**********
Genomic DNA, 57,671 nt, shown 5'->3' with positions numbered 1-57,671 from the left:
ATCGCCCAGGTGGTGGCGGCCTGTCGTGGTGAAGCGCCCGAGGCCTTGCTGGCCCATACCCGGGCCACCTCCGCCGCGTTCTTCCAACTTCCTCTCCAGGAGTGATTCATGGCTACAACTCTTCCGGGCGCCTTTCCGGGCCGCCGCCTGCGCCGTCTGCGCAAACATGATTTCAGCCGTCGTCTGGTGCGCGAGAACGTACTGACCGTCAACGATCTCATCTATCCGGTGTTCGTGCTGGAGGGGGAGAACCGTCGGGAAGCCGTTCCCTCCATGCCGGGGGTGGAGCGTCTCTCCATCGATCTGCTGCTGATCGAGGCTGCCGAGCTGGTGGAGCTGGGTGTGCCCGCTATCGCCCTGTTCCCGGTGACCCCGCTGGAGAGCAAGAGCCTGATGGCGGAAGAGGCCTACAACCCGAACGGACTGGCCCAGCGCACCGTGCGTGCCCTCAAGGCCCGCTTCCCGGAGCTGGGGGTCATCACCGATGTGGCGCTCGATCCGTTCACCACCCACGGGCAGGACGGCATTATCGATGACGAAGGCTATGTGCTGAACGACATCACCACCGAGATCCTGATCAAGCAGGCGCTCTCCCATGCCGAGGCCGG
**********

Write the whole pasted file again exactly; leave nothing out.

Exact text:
Genomic DNA, 57,671 nt, shown 5'->3' with positions numbered 1-57,671 from the left:
ATCGCCCAGGTGGTGGCGGCCTGTCGTGGTGAAGCGCCCGAGGCCTTGCTGGCCCATACCCGGGCCACCTCCGCCGCGTTCTTCCAACTTCCTCTCCAGGAGTGATTCATGGCTACAACTCTTCCGGGCGCCTTTCCGGGCCGCCGCCTGCGCCGTCTGCGCAAACATGATTTCAGCCGTCGTCTGGTGCGCGAGAACGTACTGACCGTCAACGATCTCATCTATCCGGTGTTCGTGCTGGAGGGGGAGAACCGTCGGGAAGCCGTTCCCTCCATGCCGGGGGTGGAGCGTCTCTCCATCGATCTGCTGCTGATCGAGGCTGCCGAGCTGGTGGAGCTGGGTGTGCCCGCTATCGCCCTGTTCCCGGTGACCCCGCTGGAGAGCAAGAGCCTGATGGCGGAAGAGGCCTACAACCCGAACGGACTGGCCCAGCGCACCGTGCGTGCCCTCAAGGCCCGCTTCCCGGAGCTGGGGGTCATCACCGATGTGGCGCTCGATCCGTTCACCACCCACGGGCAGGACGGCATTATCGATGACGAAGGCTATGTGCTGAACGACATCACCACCGAGATCCTGATCAAGCAGGCGCTCTCCCATGCCGAGGCCGG